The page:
MACE remember the opening of the High Peak Trail Cycle Route in Derby Telegraph’s Bygones

On the last Monday of each month MACE write for Derby Telegraph’s Bygones, focusing on a Derbyshire title from our collections.

In this month’s article MACE’s Rights Administrator Eliza Richardson considers an ATV news report from 1978 on the introduction of cycle hire centres and set cycle routes across the Peak District.

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Fixed cycle routes were first established in Derbyshire’s Peak District in 1975 on the track-bed of the former Cromford and High Peak Railway.

These routes are still popular today, with the main stops at Middleton Top, Parsley Hay and Ashbourne.

In the ATV news report from August 3, 1978, Peter Green visits the Parsley Hay cycle hire centre and talks to Dave Archer, who is in charge of the scheme.

Dave explains that the scheme came about as a result of Dr Beeching’s highly controversial report into the future of Britain’s rail network which resulted in the closure of lines and stations across the country.

Rail routes which were lost during this period included the Buxton to Ashbourne and Cromford and High Peak lines in the mid-60s. This left the Peak District National Park with two strips of derelict land, together covering some 30 miles, which were converted to very different forms of transport.

Dave comments that no one wanted to see derelict land in a national park and goes on to explain that the land was initially converted into walking and horse-riding tracks before the potential for cycling tracks and cycle hire was realised.

The camera then cuts to a group of families outside the cycle centre: the Lord family from Nottingham, the Swans from Long Eaton and Dave’s own wife Anne and their little girl who are all getting geared up for a bike ride along route five. Dave reveals that all sorts of people come to hire bikes, from groups of mothers to a crowd from the Inland Revenue.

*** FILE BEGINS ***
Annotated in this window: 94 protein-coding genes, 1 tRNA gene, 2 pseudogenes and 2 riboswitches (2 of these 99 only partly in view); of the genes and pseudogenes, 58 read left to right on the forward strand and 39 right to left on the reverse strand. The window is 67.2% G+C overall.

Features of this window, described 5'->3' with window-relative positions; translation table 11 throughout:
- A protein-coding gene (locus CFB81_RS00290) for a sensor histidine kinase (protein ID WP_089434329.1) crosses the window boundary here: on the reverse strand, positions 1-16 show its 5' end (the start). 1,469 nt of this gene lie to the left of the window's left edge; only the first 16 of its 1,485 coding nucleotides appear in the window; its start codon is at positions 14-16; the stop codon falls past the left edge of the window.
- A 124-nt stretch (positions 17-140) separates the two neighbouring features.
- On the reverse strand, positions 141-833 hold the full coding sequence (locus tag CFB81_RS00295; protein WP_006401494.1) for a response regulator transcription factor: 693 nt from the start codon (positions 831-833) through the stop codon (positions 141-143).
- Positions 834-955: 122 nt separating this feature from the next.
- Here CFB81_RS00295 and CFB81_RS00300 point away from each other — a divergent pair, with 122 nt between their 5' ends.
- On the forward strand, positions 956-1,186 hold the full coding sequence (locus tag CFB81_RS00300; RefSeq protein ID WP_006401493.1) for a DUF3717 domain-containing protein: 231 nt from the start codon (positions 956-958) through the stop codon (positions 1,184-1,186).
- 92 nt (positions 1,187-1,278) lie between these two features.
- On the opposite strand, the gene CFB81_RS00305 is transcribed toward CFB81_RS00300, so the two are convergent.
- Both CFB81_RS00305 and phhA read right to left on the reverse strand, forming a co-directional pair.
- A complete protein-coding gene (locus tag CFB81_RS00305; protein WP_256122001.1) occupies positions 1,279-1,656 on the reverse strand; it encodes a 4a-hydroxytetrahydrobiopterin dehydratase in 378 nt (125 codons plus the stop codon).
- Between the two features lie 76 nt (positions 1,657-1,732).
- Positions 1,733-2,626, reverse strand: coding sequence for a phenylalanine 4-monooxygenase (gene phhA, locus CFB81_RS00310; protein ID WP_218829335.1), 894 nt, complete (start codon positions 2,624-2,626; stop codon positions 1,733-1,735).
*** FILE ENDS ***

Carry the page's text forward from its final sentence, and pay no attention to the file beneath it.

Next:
Reporter Peter Green then directs the interview to discuss Route Five, a ten-mile circuit following the old Ashbourne to Buxton railway line which starts downhill and goes towards the village of Hartington. The camera cuts to a map of the route.

Dave then goes on to explain the route in more detail as the camera follows the three families as they embark on the ride.

The original report then cuts to music and the camera follows the cyclists drifting over the lush green hills and winding roads that unfurl across the beautiful Derbyshire countryside.

The route then moves into Hartington village itself where Peter joins the group on his bike.

“Hang about you lot,” he calls, lagging behind. They pass the village brook and slow down on a little country lane. They stop momentarily and Peter prompts the group to carry on alone.

“I’ve been round here before; in fact I was round here yesterday. Now the next section is beautiful. You go a bit further on and you find the River Dove. You’re in upper Dove Valley on your left-hand side.

“Then you go along and it opens up and you can see the hills beyond, and I think you would like to enjoy that on your own, so carry on if you will.”

The music cuts in again and we see the group continuing their ride in vibrant splashes of colour, gliding through the valley past the rolling hills and rocky peaks.

Did you use the Peak District cycle routes during their very early years? Why not share your memories with Derby Telegraph’s readers by emailing


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